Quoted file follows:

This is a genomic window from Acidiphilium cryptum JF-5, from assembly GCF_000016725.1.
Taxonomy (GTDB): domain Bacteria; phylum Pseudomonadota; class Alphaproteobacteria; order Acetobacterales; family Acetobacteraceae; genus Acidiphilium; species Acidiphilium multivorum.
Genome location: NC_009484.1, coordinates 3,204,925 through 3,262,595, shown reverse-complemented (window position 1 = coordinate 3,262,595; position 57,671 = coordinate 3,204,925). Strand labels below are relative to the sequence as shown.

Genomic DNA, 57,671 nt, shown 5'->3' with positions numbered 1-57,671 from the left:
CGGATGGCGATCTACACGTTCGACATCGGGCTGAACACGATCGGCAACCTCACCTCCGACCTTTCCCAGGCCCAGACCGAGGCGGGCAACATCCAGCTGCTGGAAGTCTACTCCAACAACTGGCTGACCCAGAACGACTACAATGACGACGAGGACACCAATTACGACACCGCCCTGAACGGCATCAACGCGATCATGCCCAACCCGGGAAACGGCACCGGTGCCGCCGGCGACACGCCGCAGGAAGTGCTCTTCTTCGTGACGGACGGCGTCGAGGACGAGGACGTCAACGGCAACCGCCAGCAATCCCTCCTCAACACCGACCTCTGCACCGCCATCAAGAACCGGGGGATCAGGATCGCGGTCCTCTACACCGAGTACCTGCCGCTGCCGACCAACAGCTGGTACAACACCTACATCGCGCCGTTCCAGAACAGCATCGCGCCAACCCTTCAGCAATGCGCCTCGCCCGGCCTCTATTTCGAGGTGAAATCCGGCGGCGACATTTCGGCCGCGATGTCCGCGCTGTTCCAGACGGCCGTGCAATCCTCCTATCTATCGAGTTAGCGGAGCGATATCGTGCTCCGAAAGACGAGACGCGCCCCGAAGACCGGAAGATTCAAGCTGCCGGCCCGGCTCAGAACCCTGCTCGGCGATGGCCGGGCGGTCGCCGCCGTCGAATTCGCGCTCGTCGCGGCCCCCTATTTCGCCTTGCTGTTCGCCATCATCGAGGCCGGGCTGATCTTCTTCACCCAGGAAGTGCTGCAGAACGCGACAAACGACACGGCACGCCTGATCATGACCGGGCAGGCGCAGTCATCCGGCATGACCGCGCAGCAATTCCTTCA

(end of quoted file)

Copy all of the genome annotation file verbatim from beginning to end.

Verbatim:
This is a genomic window from Acidiphilium cryptum JF-5, from assembly GCF_000016725.1.
Taxonomy (GTDB): domain Bacteria; phylum Pseudomonadota; class Alphaproteobacteria; order Acetobacterales; family Acetobacteraceae; genus Acidiphilium; species Acidiphilium multivorum.
Genome location: NC_009484.1, coordinates 3,204,925 through 3,262,595, shown reverse-complemented (window position 1 = coordinate 3,262,595; position 57,671 = coordinate 3,204,925). Strand labels below are relative to the sequence as shown.

Genomic DNA, 57,671 nt, shown 5'->3' with positions numbered 1-57,671 from the left:
CGGATGGCGATCTACACGTTCGACATCGGGCTGAACACGATCGGCAACCTCACCTCCGACCTTTCCCAGGCCCAGACCGAGGCGGGCAACATCCAGCTGCTGGAAGTCTACTCCAACAACTGGCTGACCCAGAACGACTACAATGACGACGAGGACACCAATTACGACACCGCCCTGAACGGCATCAACGCGATCATGCCCAACCCGGGAAACGGCACCGGTGCCGCCGGCGACACGCCGCAGGAAGTGCTCTTCTTCGTGACGGACGGCGTCGAGGACGAGGACGTCAACGGCAACCGCCAGCAATCCCTCCTCAACACCGACCTCTGCACCGCCATCAAGAACCGGGGGATCAGGATCGCGGTCCTCTACACCGAGTACCTGCCGCTGCCGACCAACAGCTGGTACAACACCTACATCGCGCCGTTCCAGAACAGCATCGCGCCAACCCTTCAGCAATGCGCCTCGCCCGGCCTCTATTTCGAGGTGAAATCCGGCGGCGACATTTCGGCCGCGATGTCCGCGCTGTTCCAGACGGCCGTGCAATCCTCCTATCTATCGAGTTAGCGGAGCGATATCGTGCTCCGAAAGACGAGACGCGCCCCGAAGACCGGAAGATTCAAGCTGCCGGCCCGGCTCAGAACCCTGCTCGGCGATGGCCGGGCGGTCGCCGCCGTCGAATTCGCGCTCGTCGCGGCCCCCTATTTCGCCTTGCTGTTCGCCATCATCGAGGCCGGGCTGATCTTCTTCACCCAGGAAGTGCTGCAGAACGCGACAAACGACACGGCACGCCTGATCATGACCGGGCAGGCGCAGTCATCCGGCATGACCGCGCAGCAATTCCTTCA